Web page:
Oh I misread that - thought they were flooring it. Clamping uses x2 the CPU that flooring does.

The case @espiegel123 is describing is for creating integers, so you need to floor it at some point. Doing floor(x*4.999)+1 (which is what I meant to write, not 4+0.999) will make the knob start at 1 and end at 5 with ample space in between.


Great tip. It makes me realize that when I was going through examples before I was sensitive to this issue, I didn’t appreciate why people why people set up floors this way. Elegant solution.


hey, i finally got around to making my reference patch with the 4 kinds of signals. i am playing with the gate/output and i tried what you suggested above [hz to bpm patch] to make a bpm readout.

I was asking a slightly different question. The example you provided is converting the signal. What I am trying to accomplish is convert the signal to a bpm value… like 60 beat/gate cycles per minute signal would show the number 60… 120 beat/gate cycles per minute would show the number 120. I just need a meter to see what I am doing [it’s not meant to connect to to any other input].

what is the best way to accomplish this?

i could probably reverse engineer one of the clocks that has the bpm indicator in the UI. but i assume you know a faster/simpler way. :slight_smile:



If you know the frequency of the clock it’s easiest to simply convert the number but if for some reason you don’t know the frequency of the clock, you can use a zero crossing detector node to determine the frequency. The node is pretty accurate for signals like clocks that are stable. For any clocks that are generated within Audulus you will always be better off using the actual frequency. In this example, if you open up the clock module you will see that it uses a phasor to create the clock and that the phasor takes a frequency. It would be better to add an output for the frequency to the clock module than to use the zero crossing node.


This is clear. I was able to make one with the ZeroCross. Thank you!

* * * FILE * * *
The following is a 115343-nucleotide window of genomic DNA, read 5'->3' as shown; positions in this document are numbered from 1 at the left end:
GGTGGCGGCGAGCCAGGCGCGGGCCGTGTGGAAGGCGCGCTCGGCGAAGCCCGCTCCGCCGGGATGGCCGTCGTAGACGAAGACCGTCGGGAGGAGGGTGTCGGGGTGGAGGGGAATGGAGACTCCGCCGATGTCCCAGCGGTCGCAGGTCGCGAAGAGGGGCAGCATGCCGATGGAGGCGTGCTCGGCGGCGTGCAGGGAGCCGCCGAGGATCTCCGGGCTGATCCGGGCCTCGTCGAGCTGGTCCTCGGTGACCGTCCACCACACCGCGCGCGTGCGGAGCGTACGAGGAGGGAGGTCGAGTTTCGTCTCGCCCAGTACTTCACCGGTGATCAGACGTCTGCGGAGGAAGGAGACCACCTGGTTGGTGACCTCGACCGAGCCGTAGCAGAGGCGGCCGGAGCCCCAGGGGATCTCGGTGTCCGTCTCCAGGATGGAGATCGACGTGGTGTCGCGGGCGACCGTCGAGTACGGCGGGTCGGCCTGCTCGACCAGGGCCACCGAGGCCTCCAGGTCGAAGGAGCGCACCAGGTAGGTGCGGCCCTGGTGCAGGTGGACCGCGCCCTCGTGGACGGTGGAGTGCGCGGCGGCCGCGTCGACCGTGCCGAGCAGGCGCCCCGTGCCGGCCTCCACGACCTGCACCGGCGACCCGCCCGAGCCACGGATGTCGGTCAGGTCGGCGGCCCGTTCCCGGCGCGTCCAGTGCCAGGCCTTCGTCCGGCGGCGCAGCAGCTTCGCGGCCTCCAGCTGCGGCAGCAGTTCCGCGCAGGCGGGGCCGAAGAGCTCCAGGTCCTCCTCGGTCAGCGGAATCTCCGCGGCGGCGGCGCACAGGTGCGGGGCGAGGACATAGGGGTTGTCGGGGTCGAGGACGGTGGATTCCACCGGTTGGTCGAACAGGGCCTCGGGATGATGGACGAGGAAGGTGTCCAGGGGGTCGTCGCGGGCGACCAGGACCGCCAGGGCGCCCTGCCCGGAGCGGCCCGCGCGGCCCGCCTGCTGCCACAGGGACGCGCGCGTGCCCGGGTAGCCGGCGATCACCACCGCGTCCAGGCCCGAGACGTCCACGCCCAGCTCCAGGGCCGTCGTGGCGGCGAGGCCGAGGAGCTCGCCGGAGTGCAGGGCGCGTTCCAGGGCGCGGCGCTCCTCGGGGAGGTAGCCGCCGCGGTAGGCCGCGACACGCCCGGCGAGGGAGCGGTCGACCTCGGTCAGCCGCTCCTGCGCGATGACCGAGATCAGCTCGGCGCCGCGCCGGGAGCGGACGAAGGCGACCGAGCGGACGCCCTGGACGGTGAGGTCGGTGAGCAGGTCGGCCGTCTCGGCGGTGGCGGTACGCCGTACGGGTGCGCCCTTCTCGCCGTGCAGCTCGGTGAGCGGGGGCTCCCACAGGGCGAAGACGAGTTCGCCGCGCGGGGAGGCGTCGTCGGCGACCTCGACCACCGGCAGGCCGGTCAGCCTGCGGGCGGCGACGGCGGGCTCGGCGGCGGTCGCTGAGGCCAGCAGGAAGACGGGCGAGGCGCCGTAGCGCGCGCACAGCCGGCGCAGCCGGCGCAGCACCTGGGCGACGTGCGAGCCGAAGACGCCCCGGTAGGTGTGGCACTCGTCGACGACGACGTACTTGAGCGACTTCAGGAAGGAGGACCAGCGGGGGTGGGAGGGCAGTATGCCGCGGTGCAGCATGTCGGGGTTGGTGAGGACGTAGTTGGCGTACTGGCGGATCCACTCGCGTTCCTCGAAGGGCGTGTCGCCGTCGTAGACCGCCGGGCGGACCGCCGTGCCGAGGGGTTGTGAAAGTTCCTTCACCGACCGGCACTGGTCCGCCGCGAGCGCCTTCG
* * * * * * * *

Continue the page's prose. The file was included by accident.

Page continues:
This part is slightly confusing for me. You are basically saying that it’s better to output/measure the frequency (not convert a gate signal to a frequency to output/measure)? :slight_smile:


notes 4.audulus (93.3 KB)


What I’m saying is, rather than measuring the frequency with a zero crossing node, if the clock is being created within Audulus and not coming from outside, you should dig into the clock until you find where the clock frequency is being set and use that number. Most clocks in Audulus are built using the phasor node. Both the phasor node and the oscillator node have a frequency input which determines their frequency, so at the heart of every clock you should be able to find the frequency the clock is set at. Converting a gate to a frequency requires measuring the frequency somehow which takes CPU time and may not always be accurate. It’s better to find the frequency of the thing creating the clock and use it directly
Heres the same clock module with an added frequency output
And here’s the inside of the module showing where I added it.


Got it. That makes sense. Thanks!


thank you! :slight_smile:


That’s not to say that measuring the frequency is always a bad thing. That why we have the zero crossing and timer nodes. Only that if you can avoid it, you probably should. Sometimes you don’t have a good way to access the original frequency. Signals coming in from an input are a perfect example. If you need to know the frequency of a clock made within Audulus for a module, consider building the clock into the module .